27 Days to a Happy Mom - Day 18
Mothering is a hard job. It taxes your time, your energy, and your brain cells. That's not necessarily a bad thing. Anyone who wants to do well in a difficult area needs to spend time, energy, and mental effort. It's called striving to excel. And just like any serious athlete, accomplished musician, or upper-level executive, moms need to have and use a good support staff.
I was a young mother when Hillary Clinton delivered her "It Takes a Village to Raise a Child" speech. I hated it. I was very offended in the insinuation that I did not know how to raise my own children. Sixteen years, a few children, and lots of experience later, I understand a bit of what she said. No, the village does not raise the child. But it is there to support the parents in their critical roles.
As mothers, do we use our support systems? They are there, although not as visible as they used to be. It might have been easier to see our helpers when families lived together in an interconnected web of extended family and long-time neighbors. Now we have to hunt a bit more, and create our own mother helpers.
We do this by getting to know our neighbors, and making friends with them. We talk to the kids who come over to plays with ours, and meet their parents. We become active in neighborhood groups, volunteer in our local school, and talk to other mothers. We visit with grandmothers - veteran mothers with a wealth of experience - and learn from their wisdom. We don't roll our eyes when a stranger in the mall gives us a bit of advice about our children. We show appreciation for the good adults who work with our children: school teachers, church instructors, scout leaders. We read good parenting books (here's my current favorite and an article on entitlement), scour through online resources, and write our stories down so we can remember what we're learning.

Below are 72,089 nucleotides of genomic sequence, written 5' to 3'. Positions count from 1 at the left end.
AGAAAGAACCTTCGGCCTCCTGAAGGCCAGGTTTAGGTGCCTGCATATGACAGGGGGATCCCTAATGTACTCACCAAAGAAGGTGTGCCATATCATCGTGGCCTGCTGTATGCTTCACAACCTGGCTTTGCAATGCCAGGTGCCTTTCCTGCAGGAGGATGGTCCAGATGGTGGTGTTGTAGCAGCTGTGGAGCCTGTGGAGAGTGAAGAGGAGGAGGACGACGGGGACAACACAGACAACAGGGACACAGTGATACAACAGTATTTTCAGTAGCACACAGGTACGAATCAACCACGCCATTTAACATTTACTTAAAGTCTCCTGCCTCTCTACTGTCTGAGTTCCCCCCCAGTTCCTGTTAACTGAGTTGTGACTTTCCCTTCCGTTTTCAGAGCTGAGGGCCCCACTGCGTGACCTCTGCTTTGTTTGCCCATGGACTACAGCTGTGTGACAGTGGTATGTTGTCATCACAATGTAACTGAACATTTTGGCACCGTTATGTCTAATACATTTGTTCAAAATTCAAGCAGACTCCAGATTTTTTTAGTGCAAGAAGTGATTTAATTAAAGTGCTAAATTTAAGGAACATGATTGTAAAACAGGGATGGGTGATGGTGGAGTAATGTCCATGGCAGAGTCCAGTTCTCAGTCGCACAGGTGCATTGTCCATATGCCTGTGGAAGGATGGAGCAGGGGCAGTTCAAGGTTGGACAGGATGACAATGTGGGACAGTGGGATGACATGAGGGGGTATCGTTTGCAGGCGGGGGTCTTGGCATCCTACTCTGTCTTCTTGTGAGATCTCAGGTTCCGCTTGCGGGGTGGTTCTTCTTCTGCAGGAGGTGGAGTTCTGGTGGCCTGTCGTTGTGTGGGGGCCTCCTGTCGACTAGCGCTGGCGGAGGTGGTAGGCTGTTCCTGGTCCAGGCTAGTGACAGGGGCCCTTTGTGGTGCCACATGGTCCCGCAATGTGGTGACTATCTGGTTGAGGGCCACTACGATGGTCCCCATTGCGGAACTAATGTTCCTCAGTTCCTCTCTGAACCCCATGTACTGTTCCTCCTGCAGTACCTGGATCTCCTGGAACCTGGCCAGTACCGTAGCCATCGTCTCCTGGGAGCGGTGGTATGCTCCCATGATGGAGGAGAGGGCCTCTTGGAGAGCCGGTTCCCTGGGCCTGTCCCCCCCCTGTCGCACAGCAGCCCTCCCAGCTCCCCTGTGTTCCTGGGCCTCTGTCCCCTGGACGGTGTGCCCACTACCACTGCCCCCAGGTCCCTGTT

Let's not forget the support we can use in our own homes! Use your husband as a resource. He might not be as skilled at dealing with the kids as you are (you've had lots more practice, after all), but he cares for them just as much as you do. Talk together about how to teach and provide consequences. And the children themselves ca be a great strength to you. Teach them to say "thank you" and "please." Stop and give them a hug - as much for you as for them. Visit with you older children; get down on the floor with your little ones. Call your mother (or adopt another one).
You're not alone, Mom. We're all in this together. And in our villages (made up of so many homes) we can support and nurture each other.
Just for today... find an experienced mother and ask her about a parenting situation you have. Make a connection with another mother. Thank your husband for the help he gives you.
Check in on Monday for "Happy Through Service." Have a great weekend!